Over the past several years, the Schoharie County Clerk’s Office has taken many original documents — like deeds dating as far back as 1795 — and copied them in digital format to make them available electronically.
And though many historic documents stored in the cellar at the Schoharie County office complex were covered with fetid floodwater and badly damaged, officials on Friday said little if anything critical or confidential has been lost.
Schoharie County Clerk Indica Jaycox and other officials gathered in front of the hobbled county building on Main Street to explain what went into saving documents after the flood.
A steady stream of smelly water poured from a hose running out of the Main Street office building as Jaycox recalled joining security staff from the state Department of Motor Vehicles on Aug. 31 to secure license plates, computers and other gear.
“It was not a pretty sight,” Jaycox said during the news conference, during which she was interrupted periodically by a loud utility vehicle or construction truck rumbling down the dusty Main Street.
On Sept. 3, Jaycox joined staff from the state Office of Court Administration and representatives from New York State Archives, a division of the state Education Department, to decide what should be gathered for possible restoration and what could be thrown out.
Some items were simply tossed — such as the plastic-jacketed deed and mortgage books that were already digitized and available on microfilm. They can be reproduced more cheaply than having a company clean them off, officials said, so they were thrown away.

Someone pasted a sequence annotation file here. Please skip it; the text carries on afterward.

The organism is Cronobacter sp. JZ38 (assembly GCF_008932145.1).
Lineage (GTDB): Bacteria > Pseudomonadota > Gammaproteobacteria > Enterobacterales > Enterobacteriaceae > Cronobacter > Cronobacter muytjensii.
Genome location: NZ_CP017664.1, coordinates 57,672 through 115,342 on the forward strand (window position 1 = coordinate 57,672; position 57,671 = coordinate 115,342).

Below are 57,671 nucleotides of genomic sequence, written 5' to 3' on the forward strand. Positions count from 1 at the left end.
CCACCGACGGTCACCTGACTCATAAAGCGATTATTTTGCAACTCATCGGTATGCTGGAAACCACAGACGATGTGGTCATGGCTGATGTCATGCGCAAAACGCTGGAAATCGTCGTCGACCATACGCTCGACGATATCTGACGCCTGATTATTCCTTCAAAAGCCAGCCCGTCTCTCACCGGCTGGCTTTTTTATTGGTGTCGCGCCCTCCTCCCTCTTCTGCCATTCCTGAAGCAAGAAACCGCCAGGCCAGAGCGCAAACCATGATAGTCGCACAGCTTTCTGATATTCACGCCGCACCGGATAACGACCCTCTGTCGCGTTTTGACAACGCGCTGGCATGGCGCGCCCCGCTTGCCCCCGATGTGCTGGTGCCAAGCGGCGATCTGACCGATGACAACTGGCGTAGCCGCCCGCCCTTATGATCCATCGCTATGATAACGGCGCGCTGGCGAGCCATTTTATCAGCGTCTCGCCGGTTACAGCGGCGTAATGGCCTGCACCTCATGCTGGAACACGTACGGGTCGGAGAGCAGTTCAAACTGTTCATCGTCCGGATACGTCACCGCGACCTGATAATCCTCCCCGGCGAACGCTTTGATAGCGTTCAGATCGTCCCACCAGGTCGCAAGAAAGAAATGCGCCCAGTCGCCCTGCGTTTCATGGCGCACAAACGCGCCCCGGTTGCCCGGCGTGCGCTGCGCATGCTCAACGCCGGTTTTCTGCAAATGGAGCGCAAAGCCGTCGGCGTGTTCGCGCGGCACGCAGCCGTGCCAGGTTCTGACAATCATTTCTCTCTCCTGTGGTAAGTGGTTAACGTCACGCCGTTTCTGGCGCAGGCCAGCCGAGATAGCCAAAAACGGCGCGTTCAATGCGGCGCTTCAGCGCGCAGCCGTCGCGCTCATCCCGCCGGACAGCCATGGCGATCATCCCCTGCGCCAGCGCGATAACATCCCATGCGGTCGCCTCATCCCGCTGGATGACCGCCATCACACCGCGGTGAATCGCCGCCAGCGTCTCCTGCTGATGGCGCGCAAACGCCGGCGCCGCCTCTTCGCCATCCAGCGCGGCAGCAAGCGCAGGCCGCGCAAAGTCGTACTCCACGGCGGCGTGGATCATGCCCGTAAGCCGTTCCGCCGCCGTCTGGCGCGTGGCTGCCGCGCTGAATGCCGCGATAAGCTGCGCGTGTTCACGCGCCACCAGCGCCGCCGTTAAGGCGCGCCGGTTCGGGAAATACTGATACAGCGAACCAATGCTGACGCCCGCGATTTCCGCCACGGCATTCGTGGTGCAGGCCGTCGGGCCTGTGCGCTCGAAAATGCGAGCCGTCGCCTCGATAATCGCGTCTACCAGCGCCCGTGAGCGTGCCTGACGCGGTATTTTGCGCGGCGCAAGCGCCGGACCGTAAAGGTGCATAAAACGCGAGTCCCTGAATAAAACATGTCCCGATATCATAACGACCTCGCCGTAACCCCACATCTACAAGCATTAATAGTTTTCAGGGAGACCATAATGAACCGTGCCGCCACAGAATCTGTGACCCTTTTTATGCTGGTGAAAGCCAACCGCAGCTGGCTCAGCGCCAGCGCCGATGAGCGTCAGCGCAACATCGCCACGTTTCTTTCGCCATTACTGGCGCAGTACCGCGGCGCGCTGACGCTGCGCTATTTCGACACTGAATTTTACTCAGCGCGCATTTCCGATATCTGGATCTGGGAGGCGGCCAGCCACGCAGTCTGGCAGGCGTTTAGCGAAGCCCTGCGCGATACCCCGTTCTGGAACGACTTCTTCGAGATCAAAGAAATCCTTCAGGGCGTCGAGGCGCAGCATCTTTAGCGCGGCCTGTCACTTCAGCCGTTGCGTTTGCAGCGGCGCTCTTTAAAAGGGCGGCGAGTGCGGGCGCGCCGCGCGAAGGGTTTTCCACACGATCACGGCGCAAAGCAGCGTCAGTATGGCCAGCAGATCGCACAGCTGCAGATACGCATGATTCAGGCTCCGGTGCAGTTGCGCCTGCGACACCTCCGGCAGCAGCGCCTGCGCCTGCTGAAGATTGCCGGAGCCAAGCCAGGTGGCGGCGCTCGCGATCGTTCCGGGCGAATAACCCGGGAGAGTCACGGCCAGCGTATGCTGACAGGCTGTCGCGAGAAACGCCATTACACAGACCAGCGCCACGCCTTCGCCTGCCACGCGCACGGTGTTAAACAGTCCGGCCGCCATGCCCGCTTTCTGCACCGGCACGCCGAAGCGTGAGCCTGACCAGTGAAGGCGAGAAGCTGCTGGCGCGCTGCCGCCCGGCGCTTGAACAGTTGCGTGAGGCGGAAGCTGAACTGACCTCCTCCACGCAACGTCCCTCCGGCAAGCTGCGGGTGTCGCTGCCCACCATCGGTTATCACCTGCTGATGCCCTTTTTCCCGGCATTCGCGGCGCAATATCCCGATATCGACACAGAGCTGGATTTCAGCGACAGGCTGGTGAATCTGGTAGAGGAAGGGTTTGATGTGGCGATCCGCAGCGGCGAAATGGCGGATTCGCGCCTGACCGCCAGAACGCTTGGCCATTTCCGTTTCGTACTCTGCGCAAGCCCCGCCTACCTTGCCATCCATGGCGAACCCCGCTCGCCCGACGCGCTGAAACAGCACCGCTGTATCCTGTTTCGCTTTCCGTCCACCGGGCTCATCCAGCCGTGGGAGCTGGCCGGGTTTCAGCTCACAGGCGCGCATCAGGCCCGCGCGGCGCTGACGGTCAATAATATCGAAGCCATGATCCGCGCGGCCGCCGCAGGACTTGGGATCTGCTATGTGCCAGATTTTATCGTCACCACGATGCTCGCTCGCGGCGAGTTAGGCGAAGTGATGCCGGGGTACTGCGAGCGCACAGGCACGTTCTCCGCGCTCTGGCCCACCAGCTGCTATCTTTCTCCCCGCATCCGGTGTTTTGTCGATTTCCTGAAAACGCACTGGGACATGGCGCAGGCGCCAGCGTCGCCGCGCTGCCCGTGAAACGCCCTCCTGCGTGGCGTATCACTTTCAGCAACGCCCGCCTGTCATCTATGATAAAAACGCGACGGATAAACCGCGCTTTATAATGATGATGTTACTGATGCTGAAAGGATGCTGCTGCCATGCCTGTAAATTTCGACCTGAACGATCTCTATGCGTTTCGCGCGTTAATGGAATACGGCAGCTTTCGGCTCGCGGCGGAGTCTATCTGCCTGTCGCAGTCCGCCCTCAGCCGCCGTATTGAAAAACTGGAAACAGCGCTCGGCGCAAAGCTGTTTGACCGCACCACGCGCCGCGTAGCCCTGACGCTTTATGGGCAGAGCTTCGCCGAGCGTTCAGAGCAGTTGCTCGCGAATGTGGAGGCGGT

Jaycox said any sensitive documents, such as sealed court files, were all locked up and secured. There was no sensitive, non-public information floating down Main Street after the flood, she said.
Items stored in the basement include obscure documents like social services case files municipalities are required to store for a period of time, civil case files, and cabinets or “tills” holding folded deeds dating back to the 1790s. These are considered historic, and they will be reviewed to determine if the cost of restoration is warranted, County Attorney Michael West said.
When officials went through the county clerk’s office and storage downstairs, numerous items identified as worthy of restoration were immediately shrink-wrapped, placed on a pallet and gathered by the county’s contractor, Document Reprocessors, for restoration. In roughly three weeks, Jaycox said, the restoration process should be at the point where officials can determine which items should be completely restored.
West said it’s possible restoring some items could cost upwards of $1,000 each — and officials will get a chance to determine whether it’s worth the money to do so.
Deputy County Clerk Larry Caza said some of the large property record maps — those dating from 2007 and forward — were among items that were wrapped up for potential restoration. Some may not be salvageable, but there is hope that there are duplicates of these maps in digital format held by the Real Property Tax office.
Caza said most, if not all services of the clerk’s office are still available, though in another location.
The county clerk’s office is operating with computer terminals at the Cornell Cooperative Extension building across the street from the Sunshine Fairgrounds at 173 S. Grand St. in Cobleskill.
The Department of Motor Vehicles is in Richmondville, at the office building of Lancaster Development at 145 Podpadic Drive, off Route 7.
The county was in a similar situation following the flooding in 1996, having stored numerous documents in the cellar then as well.
Jaycox said if she has her way, nothing of any importance will be stored in the basement at the county office building again.
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Categories: Schenectady County